• 1
    The OP actually uses a global variable, $dblink. – Doc Brown Dec 28 '16 at 8:46
2

Refactoring is not an end in itself, it is a means to an end. And the goal is to make code more and testable, maintainable, and evolvable.

In your case, using the same global function $db_querywhich accesses the same global $dblink object during the whole codebase prevents you from easily using this function with two different database connections during one execution run. The restriction "one and only one db connection per application instance" is manifested into the architecture. Any code which is build upon your $dbquery will have to live with this assumption, and it cannot be easily reused in a different context where the db environment will look differently, or put into a testing context with no database at all.

This can be perfectly ok. For many applications, the "one db connection at a time" architecture is all they need during their whole life span. If your application is of this type, and you do not notice any real drawbacks from this restriction, not even for testing, then leave it as it is.

However, if this architecture starts getting in your way for implementing new features or tests, then a kind of refactoring you need is a refactoring where the $dblink will be provided in a context-dependend manner, or the database behind $dbquery can be easily mocked out. That shows that why your Singleton refactoring is probably the wrong approach, because it does not solve the core restrictions of your architecture.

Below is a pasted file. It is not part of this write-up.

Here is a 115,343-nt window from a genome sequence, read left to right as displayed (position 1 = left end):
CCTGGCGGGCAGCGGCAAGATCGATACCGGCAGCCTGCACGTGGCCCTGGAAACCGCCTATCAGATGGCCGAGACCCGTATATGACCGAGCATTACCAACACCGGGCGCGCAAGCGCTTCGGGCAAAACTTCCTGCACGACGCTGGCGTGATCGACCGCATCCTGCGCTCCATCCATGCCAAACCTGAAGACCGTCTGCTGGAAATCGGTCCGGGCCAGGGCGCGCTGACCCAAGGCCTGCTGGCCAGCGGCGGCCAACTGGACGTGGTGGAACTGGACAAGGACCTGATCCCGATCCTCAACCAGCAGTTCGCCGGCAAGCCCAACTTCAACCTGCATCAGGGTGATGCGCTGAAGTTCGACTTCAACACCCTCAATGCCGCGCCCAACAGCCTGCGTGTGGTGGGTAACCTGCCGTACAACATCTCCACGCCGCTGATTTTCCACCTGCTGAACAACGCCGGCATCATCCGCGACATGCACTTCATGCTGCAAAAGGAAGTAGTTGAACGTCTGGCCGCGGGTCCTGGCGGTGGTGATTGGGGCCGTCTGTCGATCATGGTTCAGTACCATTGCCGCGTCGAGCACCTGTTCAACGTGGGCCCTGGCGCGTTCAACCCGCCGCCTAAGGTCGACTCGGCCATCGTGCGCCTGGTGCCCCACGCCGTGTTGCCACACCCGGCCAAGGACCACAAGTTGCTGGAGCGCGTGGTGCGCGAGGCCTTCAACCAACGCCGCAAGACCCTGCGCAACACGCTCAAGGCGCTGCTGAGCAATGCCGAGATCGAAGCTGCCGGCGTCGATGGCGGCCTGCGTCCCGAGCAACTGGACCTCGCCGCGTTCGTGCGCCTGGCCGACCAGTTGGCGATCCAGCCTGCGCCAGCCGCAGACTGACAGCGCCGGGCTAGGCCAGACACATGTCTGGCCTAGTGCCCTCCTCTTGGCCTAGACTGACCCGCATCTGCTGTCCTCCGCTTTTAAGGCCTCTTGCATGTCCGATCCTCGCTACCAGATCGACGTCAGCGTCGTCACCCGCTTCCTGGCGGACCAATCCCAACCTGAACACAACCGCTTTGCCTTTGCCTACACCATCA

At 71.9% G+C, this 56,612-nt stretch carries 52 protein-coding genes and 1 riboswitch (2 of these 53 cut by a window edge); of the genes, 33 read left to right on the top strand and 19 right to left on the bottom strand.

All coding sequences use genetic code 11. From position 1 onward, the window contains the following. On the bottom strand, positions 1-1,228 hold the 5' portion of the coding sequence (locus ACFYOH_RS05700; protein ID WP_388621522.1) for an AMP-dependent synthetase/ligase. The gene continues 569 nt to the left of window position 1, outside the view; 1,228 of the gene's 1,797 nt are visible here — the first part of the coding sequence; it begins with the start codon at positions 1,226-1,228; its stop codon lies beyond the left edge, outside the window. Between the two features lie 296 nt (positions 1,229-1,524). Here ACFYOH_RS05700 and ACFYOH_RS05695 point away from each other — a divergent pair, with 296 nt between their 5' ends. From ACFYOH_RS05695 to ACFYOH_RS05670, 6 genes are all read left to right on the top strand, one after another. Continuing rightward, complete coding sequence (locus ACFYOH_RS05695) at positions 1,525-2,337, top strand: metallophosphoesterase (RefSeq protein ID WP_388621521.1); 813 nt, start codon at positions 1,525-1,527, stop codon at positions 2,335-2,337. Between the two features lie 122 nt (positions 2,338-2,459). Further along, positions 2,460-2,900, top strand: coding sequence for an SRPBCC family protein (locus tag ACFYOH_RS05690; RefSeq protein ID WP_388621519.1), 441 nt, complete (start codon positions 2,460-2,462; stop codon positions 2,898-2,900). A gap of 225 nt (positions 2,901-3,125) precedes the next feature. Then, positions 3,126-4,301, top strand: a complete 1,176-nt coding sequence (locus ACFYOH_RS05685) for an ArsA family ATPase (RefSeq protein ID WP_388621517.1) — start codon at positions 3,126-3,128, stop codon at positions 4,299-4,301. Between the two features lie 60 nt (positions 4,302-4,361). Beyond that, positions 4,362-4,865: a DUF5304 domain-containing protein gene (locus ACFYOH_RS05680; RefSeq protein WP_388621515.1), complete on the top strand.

• well what I have now is MySQL (internal) and MsSQL databases (external). MySQL one is called $dblink/db_query(), the other is currently $pdo/get_pdo(). So at times there are two global database objects that are not interchangeable with one another both in the global scope. Singleton approach does remove the method and the global variable from global scope and moves it into a namespace. – Dennis Dec 28 '16 at 16:22
  • The connection is still instantiated and kept for the lifetime of the HTTP request, but it can no longer be called from the global scope. So Singleton pattern does do something. Behind the scenes the Singleton is alive for the duration of the application, but code-wise it looks like it can be called via standard OO routines and initialized and look like a local variable (while the singleton keeps global behind the scenes). I am not sure what other ways are available in HTTP architecture aside from Singleton to solve this issue. – Dennis Dec 28 '16 at 16:22
  • That said ... it almost looks to me like it is a matter of preference. Do I want to see a global function call in my code, or a namespaced class that is instantiated, with various methods to use for DB access. I don't know ... both do the job, both are the same in essence (keep global state), it is the semantics that is different (I'm talking about my global state vs using Singleton). I am not aware of other ways... Database engine runs 24/7 so it's all about how I connect to it and how I use it. I can do an init with every request (probably not good) or init once and keep it in global state – Dennis Dec 28 '16 at 16:26